Lee Corbin wrote:
> Jerry Mitchell writes
> > "an economic system characterized by private or corporate
> > ownership of capital goods, by investments that are determined
> > by private decision rather than by state control, and by prices,
> > production, and the distribution of goods that are determined
> > mainly by competition in a free market."
> That definition was supplied by Barbara, Jerry, not me :-)
> > Nature imposes Capitalism, man imposes all other forms.
> Too many libertarians, in my opinion, forget the importance
> of culture. Actually, a hunter-gatherer communism is probably
> more "natural" than capitalism. But even very developed societies,
> such as the Inca, might very well somehow make some form of
> communism work (lots of things are possible when your leader
> really is God).
Hunter-gatherer communism is more natural in groups the size of
hunter-gatherer tribal units. This doesn't supplant capitalism, either,
because even in hunter gatherer groups you have specialization of labor
(shaman, healer, hunter, gatherer, leader, toolmaker, etc) where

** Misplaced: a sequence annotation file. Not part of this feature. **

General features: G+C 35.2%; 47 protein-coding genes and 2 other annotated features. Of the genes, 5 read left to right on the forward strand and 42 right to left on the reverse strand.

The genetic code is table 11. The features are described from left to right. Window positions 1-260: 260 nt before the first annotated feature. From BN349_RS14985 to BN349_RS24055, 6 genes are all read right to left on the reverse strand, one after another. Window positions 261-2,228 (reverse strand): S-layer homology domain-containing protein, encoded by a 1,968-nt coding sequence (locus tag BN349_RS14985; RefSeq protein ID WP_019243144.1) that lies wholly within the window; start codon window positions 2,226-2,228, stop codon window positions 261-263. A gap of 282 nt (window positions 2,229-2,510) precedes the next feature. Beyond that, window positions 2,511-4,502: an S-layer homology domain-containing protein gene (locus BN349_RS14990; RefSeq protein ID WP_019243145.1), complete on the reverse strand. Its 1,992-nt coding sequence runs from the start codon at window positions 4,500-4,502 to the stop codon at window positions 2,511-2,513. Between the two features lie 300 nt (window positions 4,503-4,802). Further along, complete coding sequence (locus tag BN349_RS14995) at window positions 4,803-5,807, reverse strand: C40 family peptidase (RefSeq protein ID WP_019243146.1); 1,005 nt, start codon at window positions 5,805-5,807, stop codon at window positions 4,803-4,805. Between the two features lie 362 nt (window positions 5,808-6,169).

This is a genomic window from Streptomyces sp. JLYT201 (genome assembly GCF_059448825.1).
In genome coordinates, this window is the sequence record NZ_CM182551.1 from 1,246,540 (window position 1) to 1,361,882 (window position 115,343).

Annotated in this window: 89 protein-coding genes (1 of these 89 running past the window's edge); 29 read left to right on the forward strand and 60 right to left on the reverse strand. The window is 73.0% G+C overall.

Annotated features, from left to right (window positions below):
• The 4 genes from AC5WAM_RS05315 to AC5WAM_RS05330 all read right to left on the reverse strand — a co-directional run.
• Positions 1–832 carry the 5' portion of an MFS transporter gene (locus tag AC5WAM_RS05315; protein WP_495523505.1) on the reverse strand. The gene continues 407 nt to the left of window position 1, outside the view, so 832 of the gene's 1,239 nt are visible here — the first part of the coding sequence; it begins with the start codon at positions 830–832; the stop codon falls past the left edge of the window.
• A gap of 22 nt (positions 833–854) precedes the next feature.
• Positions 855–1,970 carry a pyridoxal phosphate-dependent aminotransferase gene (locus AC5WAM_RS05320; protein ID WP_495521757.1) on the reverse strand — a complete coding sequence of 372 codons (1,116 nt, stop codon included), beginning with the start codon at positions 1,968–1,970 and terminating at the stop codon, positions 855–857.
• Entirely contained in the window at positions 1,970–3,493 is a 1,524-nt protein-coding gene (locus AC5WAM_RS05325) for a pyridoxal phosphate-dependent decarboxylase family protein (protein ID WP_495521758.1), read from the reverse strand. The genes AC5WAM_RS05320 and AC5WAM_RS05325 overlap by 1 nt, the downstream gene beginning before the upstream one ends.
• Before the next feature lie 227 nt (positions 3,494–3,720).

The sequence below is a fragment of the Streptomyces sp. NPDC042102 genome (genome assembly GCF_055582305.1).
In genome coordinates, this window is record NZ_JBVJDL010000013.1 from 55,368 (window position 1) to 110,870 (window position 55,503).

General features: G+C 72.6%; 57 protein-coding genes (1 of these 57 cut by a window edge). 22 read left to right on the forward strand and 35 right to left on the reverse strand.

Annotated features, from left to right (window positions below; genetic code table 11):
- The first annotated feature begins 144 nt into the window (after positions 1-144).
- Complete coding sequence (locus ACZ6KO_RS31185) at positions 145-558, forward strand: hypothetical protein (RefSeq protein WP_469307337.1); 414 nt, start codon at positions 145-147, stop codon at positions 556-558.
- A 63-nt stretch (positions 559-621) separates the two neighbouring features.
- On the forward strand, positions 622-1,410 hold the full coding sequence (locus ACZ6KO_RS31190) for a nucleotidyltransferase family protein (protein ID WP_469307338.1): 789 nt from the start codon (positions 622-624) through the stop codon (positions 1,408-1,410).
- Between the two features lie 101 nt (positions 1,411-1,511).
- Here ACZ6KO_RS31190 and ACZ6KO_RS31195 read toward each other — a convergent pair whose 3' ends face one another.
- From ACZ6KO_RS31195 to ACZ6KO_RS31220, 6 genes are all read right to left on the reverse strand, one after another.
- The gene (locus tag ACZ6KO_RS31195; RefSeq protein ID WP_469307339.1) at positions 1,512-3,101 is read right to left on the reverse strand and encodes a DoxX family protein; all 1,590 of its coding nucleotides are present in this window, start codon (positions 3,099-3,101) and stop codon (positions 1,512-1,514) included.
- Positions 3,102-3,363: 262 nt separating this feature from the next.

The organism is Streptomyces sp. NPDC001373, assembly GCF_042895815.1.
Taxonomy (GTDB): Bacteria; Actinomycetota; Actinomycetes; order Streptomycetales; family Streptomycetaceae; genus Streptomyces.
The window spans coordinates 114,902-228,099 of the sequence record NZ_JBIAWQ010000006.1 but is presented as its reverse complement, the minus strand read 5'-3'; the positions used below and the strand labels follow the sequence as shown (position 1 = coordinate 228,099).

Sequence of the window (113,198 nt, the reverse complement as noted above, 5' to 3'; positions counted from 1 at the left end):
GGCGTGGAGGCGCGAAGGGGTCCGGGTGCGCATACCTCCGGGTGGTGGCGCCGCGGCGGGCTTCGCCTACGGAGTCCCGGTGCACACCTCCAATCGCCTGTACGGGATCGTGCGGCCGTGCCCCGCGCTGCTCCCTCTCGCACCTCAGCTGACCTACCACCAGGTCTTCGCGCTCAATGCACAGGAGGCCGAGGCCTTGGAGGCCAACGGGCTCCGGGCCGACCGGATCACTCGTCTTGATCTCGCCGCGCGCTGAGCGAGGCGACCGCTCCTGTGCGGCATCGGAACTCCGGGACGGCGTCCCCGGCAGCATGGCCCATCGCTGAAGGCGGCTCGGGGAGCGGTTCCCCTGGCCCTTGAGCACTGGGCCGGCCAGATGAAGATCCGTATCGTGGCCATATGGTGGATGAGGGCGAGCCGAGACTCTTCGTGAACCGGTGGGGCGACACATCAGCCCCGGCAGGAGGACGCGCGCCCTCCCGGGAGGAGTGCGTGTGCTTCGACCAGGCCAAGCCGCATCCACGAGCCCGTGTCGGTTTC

individuals trade on a voluntary basis to mutually agreed upon prices
the value of their respective work. Additionally, you have in such
cultures free market trade occuring between hunter gatherer groups of
goods that are plentiful in one locale but rare in another. This basis
of comparative advantage is of critical importance to the continuance of
a hunter gatherer culture.
> We can probably safely state, however, that for human beings
> capitalism is "natural" if
> 1. there is a sufficient tradition of liberty in a culture
> 2. the ruling government or state is not overly powerful
> 3. no existing religion has absolute control, unless it's
> fairly mild and isn't antithetical to profit
> I think that I see why you wish to describe capitalism as
THis is correct, because the above conditions exist when man is 'in a
state of nature'.
> > Capitalism is after all is what happens when one quits
> > trying to impose systems on man.
> While I can't agree with that for the aforesaid reasons, it's
> true that in comparison, systems that arise from the concentration
> of power at a central focus seem artificial in comparison.
Yes, they do.
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